I looked around and saw the source of his merriment. It was a man whose pants were baggy with a zipper at half-mast and his toes poked out of would-be shoes. His shirt was dirty and his hair was uncombed and unwashed. His whiskers were too short to be called a beard and his nose was so varicose
it looked like a road map. We were too far from him to smell, but I was sure he smelled. His hands waved and flapped on loose wrists.

"Hi there, baby. Hi there, big boy. I see ya, buster," the man said to Erik.

My husband and I exchanged looks, "What do we do?"

Erik continued to laugh and answer, "Hi."

Everyone in the restaurant noticed and looked at us and then at the man. The old geezer was creating a nuisance with my beautiful baby.

Our meal came and the man began shouting from across the room, "Do ya patty cake? Do you know peek-a-boo? Hey, look, he knows peek-a-boo."

Nobody thought the old man was cute. He was obviously drunk.

My husband and I were embarrassed. We ate in silence; all except for Erik, who was running through his repertoire for the admiring skid row bum, who in turn, reciprocated with his cute comments.

We finally got through the meal and headed for the door. My husband went to pay the check and told me to meet him in the parking lot.

The old man sat poised between me and the door.

"Lord, just let me out of here before he speaks to me or Erik," I prayed.

As I drew closer to the man, I turned my back trying to sidestep him and avoid any air he might be breathing. As I did, Erik leaned over my arm, reaching with both arms in a baby's "pick-me-up" position.

Before I could stop him, Erik had propelled himself from my arms to the man's. Suddenly a very old smelly man and a very young baby consummated their love and kinship. Erik in an act of total trust, love, and submission laid his tiny head upon the man's ragged shoulder. The man's eyes closed, and I saw tears hover beneath his lashes. His aged hands full of grime, pain, and hard labor, cradled my baby's bottom and stroked his back. No two beings have ever loved so deeply for so short a time. I stood awestruck.

The old man rocked and cradled Erik in his arms and his eyes opened and set squarely on mine. He said in a firm commanding voice, "You take care of this baby." Somehow I managed, "I will," from a throat that contained a stone.

He pried Erik from his chest, lovingly and longingly, as though he were in pain. I received my baby, and the man said, "God bless you, ma'am, you've given me my Christmas gift." I said nothing more than a muttered thanks.

With Erik in my arms, I ran for the car. My husband was wondering why I was crying and holding Erik so tightly, and why I was saying, "My God, my God, forgive me."

I had just witnessed Christ's love shown through the innocence of a tiny child who saw no sin, who made no judgment; a child who saw a soul, and a mother who saw a suit of clothes. I was a Christian who was blind, holding a child who was not.

I felt it was God asking, "Are you willing to share your son for a moment?" When He shared His for all eternity.

The ragged old man, unwittingly, had reminded me, "To enter the Kingdom of God, we must become as little children."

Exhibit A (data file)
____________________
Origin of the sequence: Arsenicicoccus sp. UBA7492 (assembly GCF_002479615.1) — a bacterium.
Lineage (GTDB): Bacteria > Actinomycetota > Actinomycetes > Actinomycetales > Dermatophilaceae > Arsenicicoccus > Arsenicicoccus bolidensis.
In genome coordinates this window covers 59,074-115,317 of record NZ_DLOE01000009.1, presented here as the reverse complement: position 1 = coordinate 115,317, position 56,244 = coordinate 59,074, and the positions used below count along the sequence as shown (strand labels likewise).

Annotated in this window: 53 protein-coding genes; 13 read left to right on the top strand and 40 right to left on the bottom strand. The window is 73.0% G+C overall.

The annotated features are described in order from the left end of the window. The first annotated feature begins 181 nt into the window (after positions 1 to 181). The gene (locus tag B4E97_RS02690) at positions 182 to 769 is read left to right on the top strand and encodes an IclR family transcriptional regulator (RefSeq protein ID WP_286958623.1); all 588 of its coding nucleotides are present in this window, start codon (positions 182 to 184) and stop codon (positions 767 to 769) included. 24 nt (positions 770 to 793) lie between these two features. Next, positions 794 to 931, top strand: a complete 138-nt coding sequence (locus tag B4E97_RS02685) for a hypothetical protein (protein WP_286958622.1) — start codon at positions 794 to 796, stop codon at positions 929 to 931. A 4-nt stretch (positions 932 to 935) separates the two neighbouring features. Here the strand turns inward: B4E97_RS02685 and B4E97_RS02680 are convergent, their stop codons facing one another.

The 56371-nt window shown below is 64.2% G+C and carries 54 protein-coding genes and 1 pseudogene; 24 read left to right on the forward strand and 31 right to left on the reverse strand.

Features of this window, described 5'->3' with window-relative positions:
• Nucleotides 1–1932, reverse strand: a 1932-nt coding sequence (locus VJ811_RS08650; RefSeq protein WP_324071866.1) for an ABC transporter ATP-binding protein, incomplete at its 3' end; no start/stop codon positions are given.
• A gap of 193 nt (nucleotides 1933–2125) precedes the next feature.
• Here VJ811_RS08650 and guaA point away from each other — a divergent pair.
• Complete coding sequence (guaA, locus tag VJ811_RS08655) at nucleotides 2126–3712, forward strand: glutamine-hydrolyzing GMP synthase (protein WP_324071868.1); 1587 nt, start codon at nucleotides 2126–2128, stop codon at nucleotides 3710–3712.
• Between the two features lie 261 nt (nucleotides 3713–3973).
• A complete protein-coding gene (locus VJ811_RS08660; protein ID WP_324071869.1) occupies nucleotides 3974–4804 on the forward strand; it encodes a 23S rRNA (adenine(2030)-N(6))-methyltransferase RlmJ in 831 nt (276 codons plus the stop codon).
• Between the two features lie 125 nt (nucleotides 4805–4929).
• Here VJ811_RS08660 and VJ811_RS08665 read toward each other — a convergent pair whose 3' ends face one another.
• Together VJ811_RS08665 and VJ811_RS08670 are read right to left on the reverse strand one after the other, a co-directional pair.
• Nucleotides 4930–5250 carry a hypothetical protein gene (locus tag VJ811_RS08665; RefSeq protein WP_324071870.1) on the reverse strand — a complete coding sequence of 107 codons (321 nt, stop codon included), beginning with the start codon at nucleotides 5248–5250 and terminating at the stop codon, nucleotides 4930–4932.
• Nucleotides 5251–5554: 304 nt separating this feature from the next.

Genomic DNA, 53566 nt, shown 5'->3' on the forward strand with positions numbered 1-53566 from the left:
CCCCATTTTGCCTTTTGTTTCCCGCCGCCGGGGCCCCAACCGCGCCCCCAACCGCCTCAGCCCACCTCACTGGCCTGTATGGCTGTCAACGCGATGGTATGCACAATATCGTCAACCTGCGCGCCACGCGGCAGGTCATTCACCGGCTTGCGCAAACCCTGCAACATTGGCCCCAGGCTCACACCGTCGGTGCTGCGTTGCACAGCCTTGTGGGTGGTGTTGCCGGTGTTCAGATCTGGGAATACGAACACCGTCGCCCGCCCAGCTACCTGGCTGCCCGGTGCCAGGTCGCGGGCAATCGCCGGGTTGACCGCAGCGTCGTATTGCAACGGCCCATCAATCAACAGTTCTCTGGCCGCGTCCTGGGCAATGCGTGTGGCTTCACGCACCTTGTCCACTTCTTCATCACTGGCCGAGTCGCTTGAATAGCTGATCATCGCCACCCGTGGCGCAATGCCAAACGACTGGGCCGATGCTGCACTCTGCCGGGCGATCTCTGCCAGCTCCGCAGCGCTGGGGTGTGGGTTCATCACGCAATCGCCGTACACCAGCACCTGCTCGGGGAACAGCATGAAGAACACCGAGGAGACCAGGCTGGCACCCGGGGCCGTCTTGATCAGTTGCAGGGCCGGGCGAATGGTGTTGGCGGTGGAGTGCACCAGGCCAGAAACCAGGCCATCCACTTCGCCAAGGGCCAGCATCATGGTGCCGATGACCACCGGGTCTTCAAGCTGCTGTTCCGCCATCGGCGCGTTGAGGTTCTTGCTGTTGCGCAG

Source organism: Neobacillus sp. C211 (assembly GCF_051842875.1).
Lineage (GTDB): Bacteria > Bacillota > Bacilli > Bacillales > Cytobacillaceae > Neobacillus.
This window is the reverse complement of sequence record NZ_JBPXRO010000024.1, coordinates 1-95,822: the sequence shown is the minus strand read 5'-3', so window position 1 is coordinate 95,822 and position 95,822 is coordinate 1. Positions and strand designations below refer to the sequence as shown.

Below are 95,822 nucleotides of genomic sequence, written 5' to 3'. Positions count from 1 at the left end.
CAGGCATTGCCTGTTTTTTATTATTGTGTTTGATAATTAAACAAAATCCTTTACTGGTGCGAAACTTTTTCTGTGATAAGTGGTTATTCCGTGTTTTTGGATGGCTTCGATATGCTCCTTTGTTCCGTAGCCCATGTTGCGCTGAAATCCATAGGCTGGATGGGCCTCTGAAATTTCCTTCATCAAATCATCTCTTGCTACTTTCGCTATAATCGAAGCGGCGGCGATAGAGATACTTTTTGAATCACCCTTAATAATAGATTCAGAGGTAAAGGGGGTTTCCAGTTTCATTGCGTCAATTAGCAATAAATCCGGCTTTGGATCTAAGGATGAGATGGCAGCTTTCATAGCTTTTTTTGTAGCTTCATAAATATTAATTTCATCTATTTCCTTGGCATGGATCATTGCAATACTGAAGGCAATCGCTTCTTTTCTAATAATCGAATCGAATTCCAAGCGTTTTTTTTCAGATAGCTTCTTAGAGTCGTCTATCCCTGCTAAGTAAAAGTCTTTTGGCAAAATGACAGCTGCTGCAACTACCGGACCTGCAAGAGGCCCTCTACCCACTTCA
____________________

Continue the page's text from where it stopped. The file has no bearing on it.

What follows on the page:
Principles

You and I have principles. And we also have opinions. I have opinions about what I think is right or wrong or good or bad. But they're only opinions - I COULD be wrong! I won't try to build my life around my opinions, but I WILL endeavor to stand by my principles.

A 15-year-old boy learned a valuable lesson about life principles. He wrote a letter to "Dear Abby" about finding a woman's wallet that contained $127 as well as the woman's identification. He hopped onto his bicycle and peddled over to her house - about a mile away. He told her he found her wallet and she gave him a big hug. She also gave him twenty dollars.

That evening the boy told his parents about the event and his father said, "I don't think you should have accepted $20 for doing what you should have done. A person shouldn't be rewarded for being honest."

He pondered his father's statement and decided he would return the money. He biked to the lady's home and gave her back the twenty dollars. She didn't want to take it, but he told her she had to - that his father pointed out something to him that he had never realized before. Her eyes filled with tears as she said, "This is one for Ripley."

The boy's question to Abby? "Abby, who is Ripley?"

Is a life built around principles so unusual that Robert Ripley should mention it in his column "Believe It or Not"? When ideals such as honesty and a personal standard of always doing the right thing guide our every action and decision, we actually change. These great principles shape our lives and make us into persons of character. They build self esteem and teach confidence. That boy is fortunate to be raised by a wise father who had the wisdom to say, "Those are my principles."


What Teachers Make

The dinner guests were sitting around the table discussing life. One man, a CEO, decided to explain the problem with education.

He argued, "What's a kid going to learn from someone who decided his best option in life was to become a teacher?" He reminded the other dinner guests what they say about teachers:

"Those who can, do. Those who can't, teach." To stress his point he said to another guest, "You're a teacher, Susan. Be honest. What do you make?"

Susan, who had a reputation for honesty and frankness replied, "You want to know what I make? I make kids work harder than they ever thought they could. I make a C+ feel like the winner of the Congressional Medal of Honor. I make kids sit through 40 minutes of study hall in absolute silence.  You want to know what I make? I make kids wonder. I make them question. I make them criticize. I make them apologize and mean it. I make them write. I make them read, read, read. I make them show all their work in math and perfect their final drafts in English. I make them understand that, if you have the brains and follow your heart, and if someone ever tries to judge you by what you make, you must pay no attention because they just didn't learn."